Wireless Internet Use Soaring Thanks to Young People and Minorities
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A new survey shows that people are using their cell phones and laptops to access the Internet now more than ever, with young adults and minorities leading the charge onto the "mobile Web."
The study also revealed that although cell phone ownership has remained stable since a year ago, people are taking greater advantage of all of the features offered by the handheld devices.
The new study from the Pew Internet & American Life Project sampled more than 2,200 people 18 years old and older via telephone. It found that about half of adults go online with a laptop using a Wi-Fi or mobile broadband connection , an increase from 39 percent from a year before. Similarly, two in five adults in the survey used a cell phone to access the Internet or send an email or instant message, up from 32 percent.
All told, 59 percent of adults as of May 2010 are wireless Internet users compared to 51 percent in April 2009, according to the research.
It's more than a phone
Along the way, the use of non-voice data applications on mobile phones has shot up by similar margins. For example, 76 percent of survey respondent said they use their cell phones to take pictures , up from 66 percent in April 2009.
Text messaging also jumped from 65 percent to 72 percent now over the same period, as well as playing games (27 percent to 34 percent), music (21 percent to 33 percent) and instant messaging (20 percent to 30 percent).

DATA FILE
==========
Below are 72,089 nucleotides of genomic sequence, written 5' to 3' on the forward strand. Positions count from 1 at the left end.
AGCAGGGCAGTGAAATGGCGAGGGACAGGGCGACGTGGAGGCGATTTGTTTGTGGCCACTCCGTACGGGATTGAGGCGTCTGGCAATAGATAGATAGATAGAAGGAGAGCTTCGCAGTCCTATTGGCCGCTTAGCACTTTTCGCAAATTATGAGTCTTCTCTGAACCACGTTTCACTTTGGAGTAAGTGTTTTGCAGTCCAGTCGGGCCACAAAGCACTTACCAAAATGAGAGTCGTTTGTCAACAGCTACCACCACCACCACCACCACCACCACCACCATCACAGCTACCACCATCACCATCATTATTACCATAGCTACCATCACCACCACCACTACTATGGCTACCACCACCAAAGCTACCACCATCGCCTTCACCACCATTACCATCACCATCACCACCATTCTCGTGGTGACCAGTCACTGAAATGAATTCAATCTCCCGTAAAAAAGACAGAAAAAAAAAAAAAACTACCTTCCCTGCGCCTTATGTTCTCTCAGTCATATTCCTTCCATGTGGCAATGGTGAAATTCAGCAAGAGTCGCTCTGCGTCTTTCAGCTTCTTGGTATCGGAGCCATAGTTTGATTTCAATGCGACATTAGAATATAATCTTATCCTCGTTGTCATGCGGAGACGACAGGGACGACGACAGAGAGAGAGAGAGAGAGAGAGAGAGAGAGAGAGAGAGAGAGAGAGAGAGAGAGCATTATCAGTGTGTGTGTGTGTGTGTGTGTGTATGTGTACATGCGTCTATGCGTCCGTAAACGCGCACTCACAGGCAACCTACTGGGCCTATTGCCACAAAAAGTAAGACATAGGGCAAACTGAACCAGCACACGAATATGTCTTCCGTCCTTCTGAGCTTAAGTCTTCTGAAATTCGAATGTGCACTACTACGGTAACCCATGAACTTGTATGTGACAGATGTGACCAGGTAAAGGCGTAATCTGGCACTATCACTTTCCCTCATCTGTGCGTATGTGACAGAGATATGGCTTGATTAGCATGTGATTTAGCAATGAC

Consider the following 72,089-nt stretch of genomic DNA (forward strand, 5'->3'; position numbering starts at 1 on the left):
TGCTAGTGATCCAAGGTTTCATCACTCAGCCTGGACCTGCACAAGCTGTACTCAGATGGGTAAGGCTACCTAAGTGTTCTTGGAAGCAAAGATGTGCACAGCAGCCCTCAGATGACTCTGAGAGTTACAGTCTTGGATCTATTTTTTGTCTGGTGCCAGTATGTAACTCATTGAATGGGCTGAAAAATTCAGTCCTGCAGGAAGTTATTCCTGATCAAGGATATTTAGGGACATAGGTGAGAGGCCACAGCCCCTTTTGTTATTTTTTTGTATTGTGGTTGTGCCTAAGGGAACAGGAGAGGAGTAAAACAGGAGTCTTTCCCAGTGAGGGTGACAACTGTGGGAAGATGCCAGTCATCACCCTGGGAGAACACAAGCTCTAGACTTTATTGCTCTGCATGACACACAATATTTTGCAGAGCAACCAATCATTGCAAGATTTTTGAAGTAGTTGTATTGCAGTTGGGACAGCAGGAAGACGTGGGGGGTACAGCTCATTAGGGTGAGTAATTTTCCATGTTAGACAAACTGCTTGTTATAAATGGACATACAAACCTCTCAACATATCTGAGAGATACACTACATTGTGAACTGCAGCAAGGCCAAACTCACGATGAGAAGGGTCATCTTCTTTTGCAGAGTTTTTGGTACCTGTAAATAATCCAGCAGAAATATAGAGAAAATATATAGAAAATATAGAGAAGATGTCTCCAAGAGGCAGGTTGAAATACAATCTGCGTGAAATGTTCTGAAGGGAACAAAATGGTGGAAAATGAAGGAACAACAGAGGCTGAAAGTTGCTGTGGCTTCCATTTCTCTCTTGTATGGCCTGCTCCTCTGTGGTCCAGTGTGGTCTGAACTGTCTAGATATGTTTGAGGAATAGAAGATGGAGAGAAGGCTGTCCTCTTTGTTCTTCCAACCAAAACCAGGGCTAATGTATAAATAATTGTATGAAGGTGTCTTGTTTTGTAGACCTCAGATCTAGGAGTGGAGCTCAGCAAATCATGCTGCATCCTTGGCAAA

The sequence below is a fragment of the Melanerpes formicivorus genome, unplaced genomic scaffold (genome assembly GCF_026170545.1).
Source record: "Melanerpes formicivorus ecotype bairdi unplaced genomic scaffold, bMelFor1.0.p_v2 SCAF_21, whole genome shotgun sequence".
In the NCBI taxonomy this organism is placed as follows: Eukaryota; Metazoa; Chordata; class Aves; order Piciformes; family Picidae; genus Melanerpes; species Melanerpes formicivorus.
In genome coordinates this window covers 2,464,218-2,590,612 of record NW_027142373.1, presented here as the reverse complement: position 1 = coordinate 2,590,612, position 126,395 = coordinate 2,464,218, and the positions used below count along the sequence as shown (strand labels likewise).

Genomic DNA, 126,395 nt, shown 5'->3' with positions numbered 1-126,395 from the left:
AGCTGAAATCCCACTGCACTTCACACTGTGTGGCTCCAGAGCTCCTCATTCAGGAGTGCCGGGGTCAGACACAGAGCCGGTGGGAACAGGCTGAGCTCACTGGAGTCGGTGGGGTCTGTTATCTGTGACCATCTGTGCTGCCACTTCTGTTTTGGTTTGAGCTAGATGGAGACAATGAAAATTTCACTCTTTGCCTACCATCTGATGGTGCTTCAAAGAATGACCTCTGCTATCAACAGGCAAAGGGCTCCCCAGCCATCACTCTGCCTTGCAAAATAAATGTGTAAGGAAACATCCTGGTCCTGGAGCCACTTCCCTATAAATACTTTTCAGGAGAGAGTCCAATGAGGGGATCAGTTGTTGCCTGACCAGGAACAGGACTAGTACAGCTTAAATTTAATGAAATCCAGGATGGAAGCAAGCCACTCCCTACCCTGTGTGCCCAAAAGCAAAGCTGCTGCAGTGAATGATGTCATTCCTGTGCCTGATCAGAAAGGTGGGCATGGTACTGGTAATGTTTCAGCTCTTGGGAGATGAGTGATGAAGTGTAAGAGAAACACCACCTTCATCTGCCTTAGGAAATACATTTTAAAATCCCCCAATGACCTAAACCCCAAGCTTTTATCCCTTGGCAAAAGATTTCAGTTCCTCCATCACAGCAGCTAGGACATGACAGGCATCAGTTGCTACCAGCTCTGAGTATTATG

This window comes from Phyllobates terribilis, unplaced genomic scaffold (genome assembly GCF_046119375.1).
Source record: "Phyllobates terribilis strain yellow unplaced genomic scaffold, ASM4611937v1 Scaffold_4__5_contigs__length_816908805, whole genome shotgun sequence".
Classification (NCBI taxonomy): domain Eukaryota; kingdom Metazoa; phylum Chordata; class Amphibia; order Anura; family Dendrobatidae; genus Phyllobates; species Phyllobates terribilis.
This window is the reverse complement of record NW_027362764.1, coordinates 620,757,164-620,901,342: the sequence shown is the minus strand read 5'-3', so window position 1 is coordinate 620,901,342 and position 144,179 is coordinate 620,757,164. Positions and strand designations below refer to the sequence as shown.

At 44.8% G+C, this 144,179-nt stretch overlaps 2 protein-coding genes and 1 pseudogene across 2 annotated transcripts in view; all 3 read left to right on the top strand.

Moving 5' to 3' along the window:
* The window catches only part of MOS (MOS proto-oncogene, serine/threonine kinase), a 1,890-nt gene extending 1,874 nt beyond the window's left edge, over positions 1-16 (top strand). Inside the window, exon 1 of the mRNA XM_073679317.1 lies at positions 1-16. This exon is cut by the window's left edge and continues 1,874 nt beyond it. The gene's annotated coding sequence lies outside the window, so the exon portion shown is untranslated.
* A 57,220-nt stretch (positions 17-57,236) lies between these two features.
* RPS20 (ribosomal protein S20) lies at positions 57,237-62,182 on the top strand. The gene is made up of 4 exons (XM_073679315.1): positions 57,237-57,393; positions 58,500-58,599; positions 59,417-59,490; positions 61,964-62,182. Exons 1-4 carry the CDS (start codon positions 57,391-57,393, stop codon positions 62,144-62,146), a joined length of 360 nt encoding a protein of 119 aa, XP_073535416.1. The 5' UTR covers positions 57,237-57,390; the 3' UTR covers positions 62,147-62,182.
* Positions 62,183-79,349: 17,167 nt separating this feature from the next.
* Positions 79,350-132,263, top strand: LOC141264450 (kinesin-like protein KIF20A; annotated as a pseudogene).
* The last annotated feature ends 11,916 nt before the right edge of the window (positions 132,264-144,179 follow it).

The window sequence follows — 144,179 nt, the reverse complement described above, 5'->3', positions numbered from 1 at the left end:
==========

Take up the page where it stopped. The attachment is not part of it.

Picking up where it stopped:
Nine out of ten people aged 18 to 29 years has a cell phone and are not afraid to use it as more than a calling device, the study confirmed. Fully 95 percent text messaged, 93 percent took pictures, and 65 percent accessed the Internet.
The middle-aged crowd aged 30 to 49 years has seen the biggest year-to-year spikes in features use on cell phones, however. Following the lead of the younger generation, 83 percent of this cohort currently snaps pictures (a 12 point increase), plays tunes (36 percent now, a 15-point boost) and 43 percent went online (up 12 points).
Digital divide not so divisive
The survey noted that blacks and English-speaking Hispanics (the survey did not include Spanish speakers) utilize their phones' various features and surf the Web from them more than whites.
Slightly more than half of Hispanics and 46 percent of blacks hop online with their phones compared to just a third of whites.
As the study noted, "minority Americans lead the way when it comes to mobile access – especially mobile access using handheld devices . . . continuing a trend we first identified in 2009."
In many ways, the new study finds that the so-called digital divide continues to be bridged. The term applies both to age groups – unsurprisingly, the young seize upon modern devices quicker than their parents and grandparents – as well as ethnicities, with socioeconomically privileged whites traditionally outpacing minorities in the realm of technology adoption.